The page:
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Back to School

Help for parents in need of a hand

Kerry Libby packages meals at Healthy Habits Kitchen in Wellesley. Customers can choose their menus, and pick up their meals, or have them delivered, to finish cooking them at home. Kerry Libby packages meals at Healthy Habits Kitchen in Wellesley. Customers can choose their menus, and pick up their meals, or have them delivered, to finish cooking them at home. (Photos By Pat Greenhouse/Globe Staff)
By Kathleen Burge
Globe Staff / August 29, 2010

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The start of classes means households containing school-age children leave behind sleepy summer days and launch into the hectic season. Lunches need to be packed, permission slips signed, backpacks and school supplies and new wardrobes bought. For those parents inclined to ask for help, there are a range of services available.

■ As students return to school in the fall, so, too, do head lice. The Nit-Picker, Helen Hadley’s Needham business, makes house calls to remove the tiny bugs by hand; it’s the only method, she says, that effectively gets rid of them.

Fall is her busy time, as children return to school and lice spread through classrooms. “It’s not a seasonal insect,’’ she said. “It’s just very intense this time of year, because it’s going undetected in the summer.’’ Hadley’s business, which includes three nit-pickers she has trained, charges $100 an hour, plus a traveling fee. It typically takes two hours to remove all the bugs from a child’s hair, but can take longer, she said. Based on her experiences with 5,000 customers, Hadley says shampoos and other chemical methods are often ineffective.

The Nit-Picker, www.thenit-picker.com, 781-449-2283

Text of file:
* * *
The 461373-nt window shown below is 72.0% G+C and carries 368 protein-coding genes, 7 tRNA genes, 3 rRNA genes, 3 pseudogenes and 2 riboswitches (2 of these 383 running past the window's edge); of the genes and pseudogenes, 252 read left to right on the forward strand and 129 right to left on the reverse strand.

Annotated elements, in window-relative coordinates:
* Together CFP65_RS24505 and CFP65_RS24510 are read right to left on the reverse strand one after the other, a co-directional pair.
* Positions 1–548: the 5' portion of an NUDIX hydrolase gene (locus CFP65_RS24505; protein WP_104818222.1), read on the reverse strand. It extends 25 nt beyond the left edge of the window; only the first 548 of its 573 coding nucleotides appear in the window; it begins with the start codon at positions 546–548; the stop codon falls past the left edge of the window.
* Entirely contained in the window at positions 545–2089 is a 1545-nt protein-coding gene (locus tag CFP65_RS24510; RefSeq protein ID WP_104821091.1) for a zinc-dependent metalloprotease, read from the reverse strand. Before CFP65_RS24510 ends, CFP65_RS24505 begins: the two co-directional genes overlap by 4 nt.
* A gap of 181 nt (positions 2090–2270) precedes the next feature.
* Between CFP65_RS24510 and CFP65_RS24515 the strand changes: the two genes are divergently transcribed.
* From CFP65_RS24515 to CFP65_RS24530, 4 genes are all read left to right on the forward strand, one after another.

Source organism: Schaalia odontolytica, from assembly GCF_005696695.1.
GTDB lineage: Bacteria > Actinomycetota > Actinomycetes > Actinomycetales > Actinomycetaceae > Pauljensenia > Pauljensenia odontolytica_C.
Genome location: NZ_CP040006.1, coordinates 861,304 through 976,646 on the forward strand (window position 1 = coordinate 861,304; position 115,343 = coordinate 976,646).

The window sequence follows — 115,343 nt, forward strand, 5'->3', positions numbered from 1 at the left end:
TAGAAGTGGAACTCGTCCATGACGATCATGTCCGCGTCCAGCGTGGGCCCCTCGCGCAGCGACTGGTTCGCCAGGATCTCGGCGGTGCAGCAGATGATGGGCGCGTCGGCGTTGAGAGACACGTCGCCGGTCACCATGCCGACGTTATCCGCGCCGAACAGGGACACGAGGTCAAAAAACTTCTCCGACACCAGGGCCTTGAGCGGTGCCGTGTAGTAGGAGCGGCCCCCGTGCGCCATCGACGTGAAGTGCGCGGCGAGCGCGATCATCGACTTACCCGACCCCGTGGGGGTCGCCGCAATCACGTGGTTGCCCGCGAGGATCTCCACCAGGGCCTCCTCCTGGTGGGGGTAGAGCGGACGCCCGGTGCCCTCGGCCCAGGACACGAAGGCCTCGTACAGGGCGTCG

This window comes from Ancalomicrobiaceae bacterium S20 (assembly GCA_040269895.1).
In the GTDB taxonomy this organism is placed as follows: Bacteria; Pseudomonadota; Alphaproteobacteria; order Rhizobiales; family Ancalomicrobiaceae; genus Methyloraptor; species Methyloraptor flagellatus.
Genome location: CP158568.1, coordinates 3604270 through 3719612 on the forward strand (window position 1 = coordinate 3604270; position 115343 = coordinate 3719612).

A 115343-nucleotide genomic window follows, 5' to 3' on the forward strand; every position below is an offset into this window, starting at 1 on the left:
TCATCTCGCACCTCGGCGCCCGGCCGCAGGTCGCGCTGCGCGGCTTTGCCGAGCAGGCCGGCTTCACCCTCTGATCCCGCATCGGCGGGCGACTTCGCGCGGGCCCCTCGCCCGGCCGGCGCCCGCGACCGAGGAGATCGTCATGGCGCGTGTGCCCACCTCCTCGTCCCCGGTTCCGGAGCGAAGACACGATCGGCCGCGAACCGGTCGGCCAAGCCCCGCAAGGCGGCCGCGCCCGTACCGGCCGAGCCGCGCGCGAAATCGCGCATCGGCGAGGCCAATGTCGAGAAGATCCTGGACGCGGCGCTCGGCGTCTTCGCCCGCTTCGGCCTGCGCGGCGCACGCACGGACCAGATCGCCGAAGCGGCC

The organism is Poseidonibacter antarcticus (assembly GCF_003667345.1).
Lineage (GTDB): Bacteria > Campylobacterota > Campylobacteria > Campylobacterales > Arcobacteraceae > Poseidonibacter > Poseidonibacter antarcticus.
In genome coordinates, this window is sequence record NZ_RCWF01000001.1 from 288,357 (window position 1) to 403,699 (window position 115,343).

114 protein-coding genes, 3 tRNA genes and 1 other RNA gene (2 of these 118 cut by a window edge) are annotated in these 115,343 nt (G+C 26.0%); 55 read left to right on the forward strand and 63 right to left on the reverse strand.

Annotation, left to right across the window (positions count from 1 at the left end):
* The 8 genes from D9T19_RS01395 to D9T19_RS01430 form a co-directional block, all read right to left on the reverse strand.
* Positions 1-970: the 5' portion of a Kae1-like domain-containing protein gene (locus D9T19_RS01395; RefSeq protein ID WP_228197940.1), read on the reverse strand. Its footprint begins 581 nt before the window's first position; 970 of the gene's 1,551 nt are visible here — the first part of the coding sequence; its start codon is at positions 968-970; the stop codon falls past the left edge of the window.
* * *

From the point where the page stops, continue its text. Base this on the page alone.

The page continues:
Tammy Graham is a licensed child and family therapist who runs groups for girls in fifth through eighth grades who may be struggling with their changing bodies and issues with friends.

“It’s really geared toward what the girls are going through at middle school ages: friendship issues, girl drama, self-esteem issues,’’ Graham said. “It’s just a place for them to talk about any issues they have in an informal and supportive environment.’’

The girls meet weekly in a small group, usually on Monday nights, with Graham in her Leonard Street office in Belmont, usually for six or eight sessions.

Tammy Graham, Belmont, 781-258-8975.

■ Getting dinner on the table — especially a healthy meal — is a perennial struggle for parents.

Healthy Habits Kitchen offers to be their sous-chef, planning and chopping and doing all the hard work. Once the meals are picked up in Wellesley — or delivered to your house — all you have to do is add heat. The company’s meals come in two sizes: servings for two to three people cost $15 to $20; servings for four to six cost $25 to $30. (Sides and desserts are extra.)

The September menu includes black bean veggie burgers, bourbon-glazed salmon, and pretzel-crusted chicken.

Healthy Habits Kitchen, 36 Washington St., Suite 2, Wellesley, 781-235-6325, www.healthyhabitskitchen.com.

At LINX, a Wellesley-based company that offers a range of enrichment programs, staffers will not only plan and host your child’s birthday party, they will also help you create invitations, manage the guest list — letting families RSVP to them — and take pictures at the party.

Parents and children choose the theme, from American Girls to pirates to “Star Wars.’’ The company’s party planners will lead the activities, create goody bags for partygoers, and provide the birthday child the dreaded thank-you notes for later. Packages start at $345.

LINX, 141 Linden St., Wellesley, 781-235-3210, www.linx-usa.com.

The Mathnasium in Newton exists for both students who love math and those who dread it.

Director Myrtha Chang, an MIT grad who worked in computer consulting for two decades, says students who aren’t being challenged in school as well as those struggling with the subject, including ones with dyscalculia, a math learning disability, can benefit from extra help. Tutoring starts at $41 per session.

Mathnasium, 49 Winchester St., Newton, 617-340-3665, www.newtonmathtutors.com.

Kathleen Burge can be reached at kburge@globe.com